British astrophysicist, Professor Dame Jocelyn Bell Burnell earned the Breakthrough Prize in Fundamental Physics award last month for “the role she played in the discovery of pulsars during the mid-1960s.” At the time of her findings, the field of astrophysics was heavily male dominated. So much so that two “of her male colleagues, Anthony Hewish and Sir Martin Ryle, were handed the 1974 Nobel Prize in Physics for the research.” Prof Bell Burnell was not included in the Nobel Prize award.
Despite having no ill will towards the men who benefited from there position, the professor recognizes that much can be done in the field of diversity. Which is why Professor Dame Jocelyn Bell Burnell announced that she will donate the entirety of her £2.3m ($3m USD) prize from to promote diversity among researchers.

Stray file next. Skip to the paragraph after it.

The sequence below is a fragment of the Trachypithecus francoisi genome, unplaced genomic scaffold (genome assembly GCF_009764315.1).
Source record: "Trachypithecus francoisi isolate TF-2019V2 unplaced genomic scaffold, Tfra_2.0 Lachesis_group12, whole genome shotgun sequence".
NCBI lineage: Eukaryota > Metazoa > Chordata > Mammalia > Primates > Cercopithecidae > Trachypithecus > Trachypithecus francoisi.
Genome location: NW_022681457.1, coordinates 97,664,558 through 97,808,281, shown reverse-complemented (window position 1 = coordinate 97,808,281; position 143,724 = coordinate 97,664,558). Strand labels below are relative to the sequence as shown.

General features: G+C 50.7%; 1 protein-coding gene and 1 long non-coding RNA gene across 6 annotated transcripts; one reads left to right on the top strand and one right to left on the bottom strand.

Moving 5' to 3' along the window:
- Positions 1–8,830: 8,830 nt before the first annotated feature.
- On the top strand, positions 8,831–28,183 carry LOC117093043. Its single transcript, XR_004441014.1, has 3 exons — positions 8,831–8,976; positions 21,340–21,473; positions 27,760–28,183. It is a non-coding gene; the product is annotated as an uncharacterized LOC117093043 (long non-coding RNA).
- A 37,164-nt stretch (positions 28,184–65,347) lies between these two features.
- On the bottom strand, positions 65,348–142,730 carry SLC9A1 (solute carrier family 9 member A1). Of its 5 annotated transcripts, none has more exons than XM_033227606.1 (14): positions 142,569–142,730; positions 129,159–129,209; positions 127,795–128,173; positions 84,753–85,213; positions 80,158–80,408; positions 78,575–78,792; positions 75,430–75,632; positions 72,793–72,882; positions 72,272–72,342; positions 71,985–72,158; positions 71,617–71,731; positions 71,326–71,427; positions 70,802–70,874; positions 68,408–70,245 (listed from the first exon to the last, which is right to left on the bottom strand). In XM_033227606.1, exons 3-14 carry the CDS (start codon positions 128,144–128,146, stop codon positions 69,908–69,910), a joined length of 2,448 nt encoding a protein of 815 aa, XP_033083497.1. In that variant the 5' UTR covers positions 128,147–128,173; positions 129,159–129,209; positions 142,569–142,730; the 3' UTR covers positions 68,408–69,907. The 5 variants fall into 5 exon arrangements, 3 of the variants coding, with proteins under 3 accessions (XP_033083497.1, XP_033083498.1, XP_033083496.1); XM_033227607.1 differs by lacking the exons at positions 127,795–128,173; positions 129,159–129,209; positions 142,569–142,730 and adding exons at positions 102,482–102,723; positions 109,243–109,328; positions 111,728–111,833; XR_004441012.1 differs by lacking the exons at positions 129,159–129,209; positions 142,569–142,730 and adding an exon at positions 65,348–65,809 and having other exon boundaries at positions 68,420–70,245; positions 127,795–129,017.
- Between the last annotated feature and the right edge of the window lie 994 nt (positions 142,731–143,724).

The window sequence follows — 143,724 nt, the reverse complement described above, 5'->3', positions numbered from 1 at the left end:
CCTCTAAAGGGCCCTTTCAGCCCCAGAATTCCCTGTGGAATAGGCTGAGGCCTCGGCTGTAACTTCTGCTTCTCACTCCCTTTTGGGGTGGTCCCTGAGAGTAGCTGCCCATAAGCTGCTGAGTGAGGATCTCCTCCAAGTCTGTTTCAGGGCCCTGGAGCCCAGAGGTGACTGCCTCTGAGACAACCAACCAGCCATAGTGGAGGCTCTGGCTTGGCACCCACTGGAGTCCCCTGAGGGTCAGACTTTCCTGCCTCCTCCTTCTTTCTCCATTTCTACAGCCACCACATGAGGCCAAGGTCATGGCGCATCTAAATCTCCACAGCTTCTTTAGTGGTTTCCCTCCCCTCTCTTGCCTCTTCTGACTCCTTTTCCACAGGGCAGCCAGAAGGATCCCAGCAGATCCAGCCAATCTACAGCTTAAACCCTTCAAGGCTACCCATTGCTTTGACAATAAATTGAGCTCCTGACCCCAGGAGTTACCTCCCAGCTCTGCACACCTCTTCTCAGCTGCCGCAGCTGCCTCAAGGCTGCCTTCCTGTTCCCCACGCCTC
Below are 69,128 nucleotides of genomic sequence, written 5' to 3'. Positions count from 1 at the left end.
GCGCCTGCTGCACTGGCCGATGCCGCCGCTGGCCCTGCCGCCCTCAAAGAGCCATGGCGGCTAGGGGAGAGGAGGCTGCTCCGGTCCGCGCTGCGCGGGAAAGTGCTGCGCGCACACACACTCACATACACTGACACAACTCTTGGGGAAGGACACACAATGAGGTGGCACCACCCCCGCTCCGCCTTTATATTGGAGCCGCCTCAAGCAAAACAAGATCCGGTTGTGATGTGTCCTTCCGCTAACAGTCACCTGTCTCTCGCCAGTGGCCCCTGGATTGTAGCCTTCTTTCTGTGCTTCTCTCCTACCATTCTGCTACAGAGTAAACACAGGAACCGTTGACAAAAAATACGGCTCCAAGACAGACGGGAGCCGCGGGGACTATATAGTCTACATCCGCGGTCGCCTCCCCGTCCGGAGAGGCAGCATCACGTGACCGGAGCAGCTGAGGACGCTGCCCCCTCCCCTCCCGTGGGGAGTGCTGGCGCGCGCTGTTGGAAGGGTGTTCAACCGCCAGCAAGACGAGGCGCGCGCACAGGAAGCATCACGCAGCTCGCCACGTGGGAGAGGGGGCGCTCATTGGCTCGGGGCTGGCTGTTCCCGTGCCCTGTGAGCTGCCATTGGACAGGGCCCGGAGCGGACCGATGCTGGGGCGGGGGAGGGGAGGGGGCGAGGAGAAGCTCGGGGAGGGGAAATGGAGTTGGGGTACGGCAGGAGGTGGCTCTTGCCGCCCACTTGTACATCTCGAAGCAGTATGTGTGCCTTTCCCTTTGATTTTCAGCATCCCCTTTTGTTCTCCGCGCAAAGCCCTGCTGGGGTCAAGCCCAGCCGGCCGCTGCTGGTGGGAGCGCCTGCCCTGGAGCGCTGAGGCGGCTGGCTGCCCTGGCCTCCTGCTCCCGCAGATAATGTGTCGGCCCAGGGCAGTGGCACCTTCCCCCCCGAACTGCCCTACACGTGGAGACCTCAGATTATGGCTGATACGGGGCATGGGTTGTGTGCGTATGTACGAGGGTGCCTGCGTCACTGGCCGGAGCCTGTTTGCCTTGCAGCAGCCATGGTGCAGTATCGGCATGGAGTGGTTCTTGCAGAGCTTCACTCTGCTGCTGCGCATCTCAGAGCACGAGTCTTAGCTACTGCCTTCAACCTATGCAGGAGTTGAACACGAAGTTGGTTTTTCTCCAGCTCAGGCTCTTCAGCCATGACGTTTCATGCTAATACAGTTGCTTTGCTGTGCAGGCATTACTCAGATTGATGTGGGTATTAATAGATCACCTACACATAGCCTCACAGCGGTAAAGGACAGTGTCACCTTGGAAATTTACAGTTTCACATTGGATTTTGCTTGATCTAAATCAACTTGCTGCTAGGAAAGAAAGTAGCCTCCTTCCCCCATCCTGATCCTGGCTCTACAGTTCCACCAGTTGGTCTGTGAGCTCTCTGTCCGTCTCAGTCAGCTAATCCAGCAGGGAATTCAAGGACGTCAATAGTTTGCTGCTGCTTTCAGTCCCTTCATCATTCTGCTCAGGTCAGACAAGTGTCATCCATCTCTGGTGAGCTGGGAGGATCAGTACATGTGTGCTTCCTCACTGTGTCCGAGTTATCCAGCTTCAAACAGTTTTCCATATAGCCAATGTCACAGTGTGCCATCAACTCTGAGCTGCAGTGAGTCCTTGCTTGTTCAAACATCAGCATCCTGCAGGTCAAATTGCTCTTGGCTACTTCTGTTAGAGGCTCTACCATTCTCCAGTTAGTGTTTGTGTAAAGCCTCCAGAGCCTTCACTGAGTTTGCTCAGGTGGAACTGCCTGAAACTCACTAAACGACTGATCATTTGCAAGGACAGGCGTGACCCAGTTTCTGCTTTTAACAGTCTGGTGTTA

“Professor Dame Jocelyn Bell Burnell announced the money will be used to fund scholarships to help women, refugees and people from ethnic minority groups into the sciences.” The cash prize will be given to the “Institute of Physics (IOP), which said the money would be used to “open the door” to the sciences for underrepresented groups.”
Prof Bell Burnell’s findings as a young research student at Cambridge University has been since used to map the visible universe.